Life and Death of 'Laredo' Star Neville Brand
Neville Brand was one of the rare people who came out of war and went right into the world of entertainment. His service, however, seemed to limit the type of roles he played throughout his career.
Brand was born on August 13, 1920 in Griswold, Iowa. His father worked in the steel industry and was able to put Brand, who had six siblings, through high school.
Brand had a tall build, over six feet, and a heavy stature. A just 21, he received training at Fort Carson, Colorado before serving for nine months in World War II. It was Brand's choice to get into military service.
On April 7, 1945, he got hit while in action on the Weser River. He was near to death and rewarded for his bravery and service after being discharged from the US Army a year later.
Around the same time, Brand joined a film project with the US Army Signal Corps. He later enrolled at the American Theater Wing and then the Geller Drama School in Los Angeles.
By 1949, he had made his debut appearances in Hollywood with the film "Port of New York" and then "D.O.A" in 1950. The roles made use of Brand's husky voice and tough appearance, which he had already perfected through actual war.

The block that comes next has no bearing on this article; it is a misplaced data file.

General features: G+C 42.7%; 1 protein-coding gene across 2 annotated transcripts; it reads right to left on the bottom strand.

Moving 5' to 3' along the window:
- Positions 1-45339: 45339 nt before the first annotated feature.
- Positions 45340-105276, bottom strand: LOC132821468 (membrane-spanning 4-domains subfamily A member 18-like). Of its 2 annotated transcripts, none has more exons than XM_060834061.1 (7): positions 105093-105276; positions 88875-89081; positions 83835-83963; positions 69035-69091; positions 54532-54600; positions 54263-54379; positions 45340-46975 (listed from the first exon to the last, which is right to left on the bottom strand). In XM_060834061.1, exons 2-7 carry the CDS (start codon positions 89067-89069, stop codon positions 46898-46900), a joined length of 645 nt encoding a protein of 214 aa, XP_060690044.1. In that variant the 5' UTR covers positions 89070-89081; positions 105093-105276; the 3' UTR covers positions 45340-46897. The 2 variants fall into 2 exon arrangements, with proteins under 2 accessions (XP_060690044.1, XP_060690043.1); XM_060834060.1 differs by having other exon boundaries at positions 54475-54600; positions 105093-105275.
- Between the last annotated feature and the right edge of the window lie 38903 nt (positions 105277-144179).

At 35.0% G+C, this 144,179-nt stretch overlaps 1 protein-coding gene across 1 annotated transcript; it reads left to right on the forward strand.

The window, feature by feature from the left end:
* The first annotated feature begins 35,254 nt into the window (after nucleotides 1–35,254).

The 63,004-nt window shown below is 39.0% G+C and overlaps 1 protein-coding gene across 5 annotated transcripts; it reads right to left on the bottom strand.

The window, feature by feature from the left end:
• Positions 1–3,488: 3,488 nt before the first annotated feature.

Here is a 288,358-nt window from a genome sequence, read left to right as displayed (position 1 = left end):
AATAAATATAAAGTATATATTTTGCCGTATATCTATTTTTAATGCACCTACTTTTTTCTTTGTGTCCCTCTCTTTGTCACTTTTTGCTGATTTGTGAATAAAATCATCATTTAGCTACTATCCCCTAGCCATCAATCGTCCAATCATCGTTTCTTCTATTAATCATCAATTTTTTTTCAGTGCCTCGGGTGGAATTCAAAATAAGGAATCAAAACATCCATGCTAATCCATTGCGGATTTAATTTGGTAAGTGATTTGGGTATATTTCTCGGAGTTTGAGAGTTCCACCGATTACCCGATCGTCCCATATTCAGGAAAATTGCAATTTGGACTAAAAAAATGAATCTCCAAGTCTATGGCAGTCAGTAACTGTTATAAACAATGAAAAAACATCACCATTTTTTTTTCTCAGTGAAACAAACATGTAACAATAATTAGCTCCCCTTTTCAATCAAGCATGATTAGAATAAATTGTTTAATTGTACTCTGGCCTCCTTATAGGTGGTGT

Brand continued his on-screen roles with notable performances including the Oscar-winning "Stalag 17" in 1953 and the time he played Al Capone in 1961's "The George Raft Story."
With the latter, he gained a reputation similar to that of Mel Gibson's son Milo, who also recently played the famous gangster and businessman in 2017's "Gangster Land."
In 1959, Brand acted in "The Scarface Mob" as well as "The Untouchables," which was a television film. He continued his bad guy image in the 60s with "Birdman of Alcatraz" in 1962 and "Backtrack!" in 1969.
Perhaps his most popular television role was in the "Laredo" series which ran from 1965 to 1967. The show followed a band of Texas Rangers that make their way through the country in hopes of not getting caught.
As a veteran, Brand did well on both the small and big screen, but the transition wasn't without its challenges. He would take up drinking to escape from his emotional issues and be able to get through his day.
Brand's personal life was not very publicized. He went through three marriages and had at least as many children from them. He did, however, allegedly speak about his drinking problem.
According to the Los Angeles Times, the actor said that "booze became medicine" as he tried to deal with the "tough-guy image" he was constantly expected to portray.
Arguably his most popular film role, "Riot in Cell Block 11," was just another performance that called for Brand to be gritty and gangster. Thankfully, Brand outlived his problems for a while until his death at 71 years old.
He died from emphysema in 1992 during his stay at Sutter General Hospital in Sacramento, California. He was reportedly surrounded by daughters Beuttel and Katrina Brand and his last wife, Rae Brand.